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Are Morgan Stanley’s Asian bonuses better than the rest?

Morgan Stanley may be ramping up its private banking ranks in Asia, but you’ll need to change the way you work if you want to land a job there.

The firm plans to take on 50 relationship managers in Hong Kong and Singapore over the next three years, Vincent Chui, Morgan Stanley’s head of wealth management in Asia, told Bloomberg. If joining Morgan Stanley sounds more tempting than joining UBS (which hired 100 RMs in 2018) or a boutique (Pictet, among others, is expanding in Asia), be aware that it runs its private bank rather differently to many of its rivals in Asia.

For starters, you’ll need to know your products inside out. “The RMs Morgan Stanley hires are very different from those at typical private banks. They must be very independent and able to function as investment advisors to their clients, without the luxury of always having specialist advisors assisting them,” says Liu San Li, a former private banker, now a business partner at wealth management firm Avallis in Singapore. “It’s up to them to leverage MS’s highly-rated research and investment platforms.”

Private bankers need an “entrepreneurial mindset” to succeed at Morgan Stanley, says Liu. “RMs there run their books like entrepreneurs – they bear the costs, including losses due to their errors.”

What are private banking bonuses like at Morgan Stanley?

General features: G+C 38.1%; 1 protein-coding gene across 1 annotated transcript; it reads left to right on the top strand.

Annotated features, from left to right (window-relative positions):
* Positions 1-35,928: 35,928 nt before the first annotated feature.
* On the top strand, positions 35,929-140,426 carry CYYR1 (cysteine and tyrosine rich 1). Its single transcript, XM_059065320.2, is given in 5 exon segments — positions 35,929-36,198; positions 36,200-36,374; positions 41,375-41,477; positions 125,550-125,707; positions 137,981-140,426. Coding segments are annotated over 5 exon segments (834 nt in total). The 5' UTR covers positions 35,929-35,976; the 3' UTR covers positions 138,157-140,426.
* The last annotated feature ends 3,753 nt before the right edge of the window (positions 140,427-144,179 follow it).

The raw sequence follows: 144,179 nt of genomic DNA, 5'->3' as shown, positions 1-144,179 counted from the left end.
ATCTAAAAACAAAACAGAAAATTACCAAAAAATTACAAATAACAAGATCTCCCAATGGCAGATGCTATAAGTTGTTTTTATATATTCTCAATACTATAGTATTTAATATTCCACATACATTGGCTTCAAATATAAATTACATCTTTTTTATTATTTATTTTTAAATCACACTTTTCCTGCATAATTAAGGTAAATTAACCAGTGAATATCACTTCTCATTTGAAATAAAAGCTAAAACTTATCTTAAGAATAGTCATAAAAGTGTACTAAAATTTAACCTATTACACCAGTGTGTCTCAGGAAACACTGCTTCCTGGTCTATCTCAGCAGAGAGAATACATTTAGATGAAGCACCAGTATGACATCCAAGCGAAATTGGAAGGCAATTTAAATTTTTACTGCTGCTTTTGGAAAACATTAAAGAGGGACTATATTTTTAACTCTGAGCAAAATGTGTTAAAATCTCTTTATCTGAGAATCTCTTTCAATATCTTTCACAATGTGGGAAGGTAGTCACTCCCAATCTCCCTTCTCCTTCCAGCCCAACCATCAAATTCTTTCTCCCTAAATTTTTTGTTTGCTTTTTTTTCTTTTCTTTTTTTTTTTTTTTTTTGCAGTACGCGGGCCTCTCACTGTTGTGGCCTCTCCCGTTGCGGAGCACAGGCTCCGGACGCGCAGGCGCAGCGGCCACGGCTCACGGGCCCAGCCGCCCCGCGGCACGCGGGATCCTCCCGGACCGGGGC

If you’re used to the discretionary bonus model, which is used by most private banks in Asia, you’ll be compensated differently at Morgan Stanley. “MS is one of the few banks in Singapore operating a brokerage model to determine compensation for RMs,” says a source close to the bank. “This means there’s a clearly defined – rather than discretionary – formula to calculate RMs’ income, derived from the revenue they’ve generated,” he adds.

Morgan Stanley’s bonus arrangement is one of the “main selling points” that attract RMs to join the bank, says the source. “The ratio of compensation to revenue generated is typically two to three times higher than under a discretionary bonus model,” he adds. “AUM expectations are set out to new bankers, but if their revenue is good, they won’t face the same AUM pressure as they would at some other banks. It’s revenue that ultimately matters because their payout is based on the brokerage model.”

In their first two years of employment, private bankers at Morgan Stanley in Asia are typically required to generate revenue of between about US$1m to US$1.5m, says the source.

If you want one of the new private banking jobs at Morgan Stanley in Asia, you may also need to specialise in serving the wealthy Chinese entrepreneurs who are increasingly setting up family offices, particularly in Singapore. That client segment is key to the bank’s Asian expansion, according to Chui. “Morgan Stanley will definitely be looking for RMs with a good network of Singapore-domiciled Chinese clients, or Chinese clients with the potential to set up family offices here,” says Lucas Yeo, head of banking and finance at recruiters Tangspac in Singapore.

Morgan Stanley may want to hire bankers from Julius Baer. The Swiss firm has been expanding its external asset manager team – whose clients include family offices –  in Singapore over the past few months.

Morgan Stanley did not reply to a request to comment on its Asian private bank.

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Image credit: Nikada, Getty

AUTHORSimon Mortlock Content Manager

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